A wooden chair designed for Fritz Hansen, the Danish furniture company founded in 1872.
Fritz Hansen, known for their highly skilled molding technique using plywood, and their wide experience with comfortable seating has generated their unique style for over a century.
Therefore, the chair was also aimed to have an iconic shell design, using nine layers of veneer.
Normally the joints between a frame and a shell are thickened to increase its strength, sometimes resulting in a heavy appearance.
To provide a lighter appearance, these joints were carefully designed to look as though they are barely touching.
The backrest shell is fixed into slits engraved on the frame, making it look as if the frame is pinching the shell from both sides, and the seat is connected with concealed joints making it seem as if it is floating.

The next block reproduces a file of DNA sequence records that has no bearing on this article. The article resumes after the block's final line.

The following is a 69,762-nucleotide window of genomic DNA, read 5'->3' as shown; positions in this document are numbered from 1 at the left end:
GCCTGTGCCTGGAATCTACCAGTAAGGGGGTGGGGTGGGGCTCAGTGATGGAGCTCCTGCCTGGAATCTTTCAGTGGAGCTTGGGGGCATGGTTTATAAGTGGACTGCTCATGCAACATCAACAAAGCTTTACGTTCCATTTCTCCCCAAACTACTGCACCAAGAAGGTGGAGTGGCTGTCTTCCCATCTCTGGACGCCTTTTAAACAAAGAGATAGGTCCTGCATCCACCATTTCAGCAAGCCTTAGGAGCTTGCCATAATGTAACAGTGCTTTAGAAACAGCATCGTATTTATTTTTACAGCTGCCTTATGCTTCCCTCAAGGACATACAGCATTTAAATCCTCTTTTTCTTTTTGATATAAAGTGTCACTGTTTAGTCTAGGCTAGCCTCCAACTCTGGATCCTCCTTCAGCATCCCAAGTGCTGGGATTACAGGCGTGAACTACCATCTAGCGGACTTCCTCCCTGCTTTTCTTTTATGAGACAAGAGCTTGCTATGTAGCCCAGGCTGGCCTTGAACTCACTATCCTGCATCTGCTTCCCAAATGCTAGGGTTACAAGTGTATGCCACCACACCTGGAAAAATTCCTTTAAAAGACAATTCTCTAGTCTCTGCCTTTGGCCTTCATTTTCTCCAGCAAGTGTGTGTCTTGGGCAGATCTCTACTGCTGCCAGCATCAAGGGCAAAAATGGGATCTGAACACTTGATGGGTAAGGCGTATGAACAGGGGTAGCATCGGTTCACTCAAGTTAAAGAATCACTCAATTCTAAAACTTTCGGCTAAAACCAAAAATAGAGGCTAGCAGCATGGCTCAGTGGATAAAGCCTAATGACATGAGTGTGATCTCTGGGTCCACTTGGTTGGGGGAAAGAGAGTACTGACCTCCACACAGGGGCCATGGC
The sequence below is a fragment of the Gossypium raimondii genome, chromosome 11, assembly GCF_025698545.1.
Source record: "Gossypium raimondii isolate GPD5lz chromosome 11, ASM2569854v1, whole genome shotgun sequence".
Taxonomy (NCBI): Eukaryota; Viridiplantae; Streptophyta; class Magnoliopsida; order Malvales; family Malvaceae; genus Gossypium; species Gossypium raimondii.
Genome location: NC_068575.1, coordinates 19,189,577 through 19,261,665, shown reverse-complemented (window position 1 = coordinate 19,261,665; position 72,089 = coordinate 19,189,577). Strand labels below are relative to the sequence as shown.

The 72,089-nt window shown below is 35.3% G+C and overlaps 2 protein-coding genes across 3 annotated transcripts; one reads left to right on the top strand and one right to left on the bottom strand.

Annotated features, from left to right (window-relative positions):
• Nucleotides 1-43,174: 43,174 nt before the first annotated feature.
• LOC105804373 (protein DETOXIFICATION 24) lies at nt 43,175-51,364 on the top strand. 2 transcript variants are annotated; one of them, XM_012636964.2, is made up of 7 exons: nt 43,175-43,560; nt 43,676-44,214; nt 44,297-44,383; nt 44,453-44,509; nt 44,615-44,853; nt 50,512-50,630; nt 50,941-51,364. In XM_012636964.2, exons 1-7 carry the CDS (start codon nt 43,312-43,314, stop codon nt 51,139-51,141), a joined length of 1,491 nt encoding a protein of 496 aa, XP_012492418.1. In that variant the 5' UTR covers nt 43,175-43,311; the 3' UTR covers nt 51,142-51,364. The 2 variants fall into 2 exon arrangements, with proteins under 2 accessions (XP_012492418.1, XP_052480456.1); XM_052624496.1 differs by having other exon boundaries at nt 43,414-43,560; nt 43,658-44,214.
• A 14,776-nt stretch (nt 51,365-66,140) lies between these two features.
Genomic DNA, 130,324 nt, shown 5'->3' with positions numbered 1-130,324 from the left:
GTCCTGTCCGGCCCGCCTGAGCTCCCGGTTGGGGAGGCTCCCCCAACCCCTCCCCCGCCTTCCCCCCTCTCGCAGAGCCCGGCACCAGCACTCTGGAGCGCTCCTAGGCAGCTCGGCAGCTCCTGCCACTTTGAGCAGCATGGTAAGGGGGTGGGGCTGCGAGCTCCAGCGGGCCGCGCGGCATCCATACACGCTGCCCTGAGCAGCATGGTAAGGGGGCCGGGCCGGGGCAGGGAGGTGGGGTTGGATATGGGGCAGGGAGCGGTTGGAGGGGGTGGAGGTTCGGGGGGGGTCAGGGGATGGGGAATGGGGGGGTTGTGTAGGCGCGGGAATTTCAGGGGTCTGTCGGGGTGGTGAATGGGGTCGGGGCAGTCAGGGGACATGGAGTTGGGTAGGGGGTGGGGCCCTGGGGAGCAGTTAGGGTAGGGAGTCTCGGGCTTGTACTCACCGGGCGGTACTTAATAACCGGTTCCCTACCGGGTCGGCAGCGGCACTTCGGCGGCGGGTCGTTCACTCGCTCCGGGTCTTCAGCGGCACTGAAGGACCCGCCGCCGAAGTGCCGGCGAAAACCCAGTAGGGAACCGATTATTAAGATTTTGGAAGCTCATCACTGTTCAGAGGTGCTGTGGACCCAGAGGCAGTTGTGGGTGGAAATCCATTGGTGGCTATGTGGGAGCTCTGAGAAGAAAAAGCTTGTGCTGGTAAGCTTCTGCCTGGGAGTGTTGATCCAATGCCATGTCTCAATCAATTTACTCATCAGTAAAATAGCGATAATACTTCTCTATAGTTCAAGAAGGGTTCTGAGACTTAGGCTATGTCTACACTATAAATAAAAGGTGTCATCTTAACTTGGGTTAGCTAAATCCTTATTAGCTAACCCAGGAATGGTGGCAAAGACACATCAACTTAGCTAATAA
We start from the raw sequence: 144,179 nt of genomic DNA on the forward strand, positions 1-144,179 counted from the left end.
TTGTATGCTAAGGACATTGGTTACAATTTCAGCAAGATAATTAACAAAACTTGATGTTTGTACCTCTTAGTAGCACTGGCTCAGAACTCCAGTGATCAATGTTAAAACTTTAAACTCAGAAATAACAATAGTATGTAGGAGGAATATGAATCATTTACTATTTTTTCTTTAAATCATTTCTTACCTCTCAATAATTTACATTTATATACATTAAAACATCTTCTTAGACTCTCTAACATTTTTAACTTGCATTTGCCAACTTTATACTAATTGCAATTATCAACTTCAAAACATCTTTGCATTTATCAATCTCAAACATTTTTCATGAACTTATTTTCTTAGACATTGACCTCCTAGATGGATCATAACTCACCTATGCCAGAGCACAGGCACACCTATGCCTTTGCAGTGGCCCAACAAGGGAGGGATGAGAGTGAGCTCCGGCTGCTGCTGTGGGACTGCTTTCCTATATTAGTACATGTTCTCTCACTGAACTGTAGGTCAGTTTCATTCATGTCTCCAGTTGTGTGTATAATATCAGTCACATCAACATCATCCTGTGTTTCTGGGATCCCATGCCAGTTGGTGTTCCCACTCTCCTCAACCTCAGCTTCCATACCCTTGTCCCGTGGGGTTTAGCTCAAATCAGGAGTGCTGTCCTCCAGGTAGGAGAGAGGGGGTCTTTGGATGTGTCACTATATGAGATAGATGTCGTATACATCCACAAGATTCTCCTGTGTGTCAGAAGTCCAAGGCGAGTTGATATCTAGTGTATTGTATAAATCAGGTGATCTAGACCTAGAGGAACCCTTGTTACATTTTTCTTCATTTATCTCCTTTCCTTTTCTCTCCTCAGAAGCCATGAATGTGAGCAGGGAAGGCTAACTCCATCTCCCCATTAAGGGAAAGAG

The short-length armrests allows to move the chair as close as possible to the table and still maintaining support for the arms when seated.
Both sides of the seat have a gradual incline, allowing a comfortable seating experience that feels like the body is embraced, while at the same time maintaining the style of the Swan and Egg chairs that are the flagship chairs of the company.
This puzzle-like assembly of 23 wooden pieces is a mix of solid wood and veneer all produced by hand, ensuring the construction comes across as seamless as possible in its design.
This is the first time in 61 years, since Arne Jacobsen’s Grand Prix chair, that the manufacturer produces an entirely wooden chair, one that is contemporary yet maintaining the traditions and heritage of the brand.